The iPod’s popularity has always implied the inevitability of a universal music library that anyone can tap into at anytime from anyplace. It would be a realization of the dreamspace in Twin Peaks: “Where we’re from, the birds sing a pretty song, and there’s always music in the air.” I figured people would ultimately pay a subscription fee for “all music anytime”—much as Netflix is evolving toward a monthly fee for “all movies anytime” (assuming bandwidth can keep up).
Google’s launch of a cloud-music service moves us closer to that scenario: “Upload your personal music collection to listen anywhere, keep everything in sync, and forget the hassle of cables and files.” That makes for a nice peg for linking to this First Monday article by Jeremy Wade Morris: “Sounds in the Cloud: Cloud computing and the digital music commodity.” Morris contends that “the cloud metaphor obscures the fact that the transition is more than a simple shift from music as a good to music as a service. Music in the cloud ... enmeshes users in ... a process of continual commodification of the music experience.” The article is mostly an explanation of how cloud computing works and makes some incontrovertible points about the surrender of ownership this implies—we rent computing power (putting us at the mercy of Big Tech) rather than own the means of production/consumption for ourselves. Morris points out that subscription services make music “contingent” on providers’ whims, subject to surreptitious control. But I think this hint is worth following up: “the more ubiquitous music appears, the more difficult it is to conceive of music as a separate and distinct experience from our everyday activities.”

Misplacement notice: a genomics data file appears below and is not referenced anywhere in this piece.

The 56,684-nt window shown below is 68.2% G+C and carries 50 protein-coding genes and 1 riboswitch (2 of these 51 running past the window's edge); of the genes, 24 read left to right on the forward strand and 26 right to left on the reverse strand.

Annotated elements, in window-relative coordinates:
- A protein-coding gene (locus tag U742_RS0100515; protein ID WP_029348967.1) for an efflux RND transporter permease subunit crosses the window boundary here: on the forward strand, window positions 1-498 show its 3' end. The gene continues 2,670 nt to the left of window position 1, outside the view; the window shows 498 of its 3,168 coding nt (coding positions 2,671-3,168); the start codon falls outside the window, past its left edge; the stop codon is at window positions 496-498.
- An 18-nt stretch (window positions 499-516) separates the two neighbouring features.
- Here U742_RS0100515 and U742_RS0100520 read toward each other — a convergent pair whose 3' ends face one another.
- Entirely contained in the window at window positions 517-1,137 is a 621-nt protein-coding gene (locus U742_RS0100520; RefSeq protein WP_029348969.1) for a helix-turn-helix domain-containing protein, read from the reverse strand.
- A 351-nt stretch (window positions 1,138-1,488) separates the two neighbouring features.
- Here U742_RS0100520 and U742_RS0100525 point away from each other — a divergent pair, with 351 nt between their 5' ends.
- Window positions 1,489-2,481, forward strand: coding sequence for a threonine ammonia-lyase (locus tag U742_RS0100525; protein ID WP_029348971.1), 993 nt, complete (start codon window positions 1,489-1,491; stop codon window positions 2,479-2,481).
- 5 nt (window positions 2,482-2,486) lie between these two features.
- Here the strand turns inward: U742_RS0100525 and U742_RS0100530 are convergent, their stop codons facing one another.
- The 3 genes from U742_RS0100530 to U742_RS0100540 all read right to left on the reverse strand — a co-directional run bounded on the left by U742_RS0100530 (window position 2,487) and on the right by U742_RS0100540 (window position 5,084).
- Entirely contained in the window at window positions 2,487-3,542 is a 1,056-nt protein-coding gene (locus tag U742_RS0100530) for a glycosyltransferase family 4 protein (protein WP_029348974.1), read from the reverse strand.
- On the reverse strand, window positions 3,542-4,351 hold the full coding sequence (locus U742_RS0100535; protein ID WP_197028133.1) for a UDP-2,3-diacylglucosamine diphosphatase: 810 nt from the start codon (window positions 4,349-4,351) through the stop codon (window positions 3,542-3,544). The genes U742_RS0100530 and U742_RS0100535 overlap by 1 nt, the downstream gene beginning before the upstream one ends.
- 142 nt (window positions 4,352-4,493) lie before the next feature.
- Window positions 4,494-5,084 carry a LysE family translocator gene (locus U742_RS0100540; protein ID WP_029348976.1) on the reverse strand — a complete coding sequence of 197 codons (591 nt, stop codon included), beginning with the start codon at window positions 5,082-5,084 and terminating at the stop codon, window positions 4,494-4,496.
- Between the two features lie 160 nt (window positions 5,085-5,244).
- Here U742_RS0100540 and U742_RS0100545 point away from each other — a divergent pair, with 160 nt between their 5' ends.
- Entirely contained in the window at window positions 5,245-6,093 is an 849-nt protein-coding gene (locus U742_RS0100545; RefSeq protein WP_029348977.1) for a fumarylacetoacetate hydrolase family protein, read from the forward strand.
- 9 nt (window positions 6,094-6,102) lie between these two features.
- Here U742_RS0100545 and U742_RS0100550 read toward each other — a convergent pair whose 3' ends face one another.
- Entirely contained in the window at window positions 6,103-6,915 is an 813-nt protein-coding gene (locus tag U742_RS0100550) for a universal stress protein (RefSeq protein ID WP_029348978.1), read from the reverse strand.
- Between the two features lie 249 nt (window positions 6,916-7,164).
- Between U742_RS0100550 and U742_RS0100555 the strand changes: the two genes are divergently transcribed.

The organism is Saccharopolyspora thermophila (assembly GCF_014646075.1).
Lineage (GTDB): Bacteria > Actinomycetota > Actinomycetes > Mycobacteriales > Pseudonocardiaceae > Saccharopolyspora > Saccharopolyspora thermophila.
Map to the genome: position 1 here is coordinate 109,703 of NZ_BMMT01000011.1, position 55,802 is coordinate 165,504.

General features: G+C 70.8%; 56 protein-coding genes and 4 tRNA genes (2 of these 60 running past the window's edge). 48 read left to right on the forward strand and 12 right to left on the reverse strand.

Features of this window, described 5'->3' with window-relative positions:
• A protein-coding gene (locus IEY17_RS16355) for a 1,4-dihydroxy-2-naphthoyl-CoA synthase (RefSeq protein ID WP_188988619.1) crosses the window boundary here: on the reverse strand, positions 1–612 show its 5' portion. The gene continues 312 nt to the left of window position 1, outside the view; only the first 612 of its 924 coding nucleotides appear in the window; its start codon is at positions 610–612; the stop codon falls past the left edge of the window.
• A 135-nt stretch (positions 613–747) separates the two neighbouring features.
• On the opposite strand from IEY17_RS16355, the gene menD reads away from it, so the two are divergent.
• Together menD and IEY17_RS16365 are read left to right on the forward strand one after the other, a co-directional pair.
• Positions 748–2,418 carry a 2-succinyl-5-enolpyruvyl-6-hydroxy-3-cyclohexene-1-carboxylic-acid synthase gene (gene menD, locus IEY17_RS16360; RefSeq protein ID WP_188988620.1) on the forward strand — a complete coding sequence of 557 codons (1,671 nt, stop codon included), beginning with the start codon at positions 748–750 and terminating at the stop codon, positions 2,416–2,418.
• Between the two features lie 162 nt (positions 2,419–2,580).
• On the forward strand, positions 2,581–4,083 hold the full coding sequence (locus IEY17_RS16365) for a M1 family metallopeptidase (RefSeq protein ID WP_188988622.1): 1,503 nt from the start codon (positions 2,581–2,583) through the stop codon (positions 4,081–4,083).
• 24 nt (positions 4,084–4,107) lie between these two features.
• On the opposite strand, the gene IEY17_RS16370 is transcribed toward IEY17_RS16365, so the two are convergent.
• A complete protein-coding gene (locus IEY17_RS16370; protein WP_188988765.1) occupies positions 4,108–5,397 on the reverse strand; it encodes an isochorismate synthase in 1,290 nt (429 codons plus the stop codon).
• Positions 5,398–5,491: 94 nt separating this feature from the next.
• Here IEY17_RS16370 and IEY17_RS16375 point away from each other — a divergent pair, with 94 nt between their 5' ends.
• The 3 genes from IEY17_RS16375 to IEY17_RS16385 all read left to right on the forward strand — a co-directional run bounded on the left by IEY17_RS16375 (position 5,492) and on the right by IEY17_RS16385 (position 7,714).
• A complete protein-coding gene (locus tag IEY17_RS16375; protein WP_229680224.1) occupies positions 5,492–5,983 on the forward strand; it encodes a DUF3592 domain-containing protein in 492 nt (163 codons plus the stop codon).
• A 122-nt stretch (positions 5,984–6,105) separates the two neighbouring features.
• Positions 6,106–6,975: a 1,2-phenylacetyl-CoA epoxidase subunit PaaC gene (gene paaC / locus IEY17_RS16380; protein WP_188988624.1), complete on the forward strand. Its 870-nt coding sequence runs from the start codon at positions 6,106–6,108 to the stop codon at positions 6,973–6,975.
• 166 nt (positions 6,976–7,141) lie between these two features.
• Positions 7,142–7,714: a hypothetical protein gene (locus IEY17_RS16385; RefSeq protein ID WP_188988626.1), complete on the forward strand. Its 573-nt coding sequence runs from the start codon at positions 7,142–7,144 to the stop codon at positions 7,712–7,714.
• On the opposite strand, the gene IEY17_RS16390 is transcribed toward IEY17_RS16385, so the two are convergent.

It’s worth noting how cloud-music services (Amazon has one already) posit that we hate the “hassle” of music as physical object and are liberated by the transformation of hard-to-lug collections into ephemeral lists. The implication is that we yearn to breathe music like air, at all times, and have been waiting for it to be dematerialized, decommodified. To a degree that is an ideological cover for the way cloud services intensify the circulation of music as a commodity. What do I even mean by that? It has to do with this part of the promotional campaign: “Mix it up. Create your own custom playlists with just a few clicks. Or use Instant Mix to automatically build new playlists of songs from your collection that go great together. All the playlists you create and all the changes you make to them are automatically available everywhere your music is.”
Doing this sort of thing in the cloud makes that labor available to Google, along with your general preferences, and presumably associates them with everything else you do online while logged into a Google account. Google Music is another tool to keep you signed in, with music serving as another code for generating associative marketing data, regardless of whether or how much we listen to it. In the cloud, music is a much more labile signifier, a more flexible marker to denote emerging demographic niches. So in that realm, music is more commodifed, in the sense that it is enlisted to a more intensive degree as a signifier of nonmusical information. Those signifers circulate in ways we don’t even know about, let alone control. Why does that matter? It makes music listening less autonomous an experience, and more an aspect of the online universe of sharing and self-presentation and immaterial labor. That means it is harder to hear on its own terms (if such an approach to listening “purity” is even to be taken as ideal or normative). Cloud music furthers the decontextualization process that commodifying music as recordings initiated.
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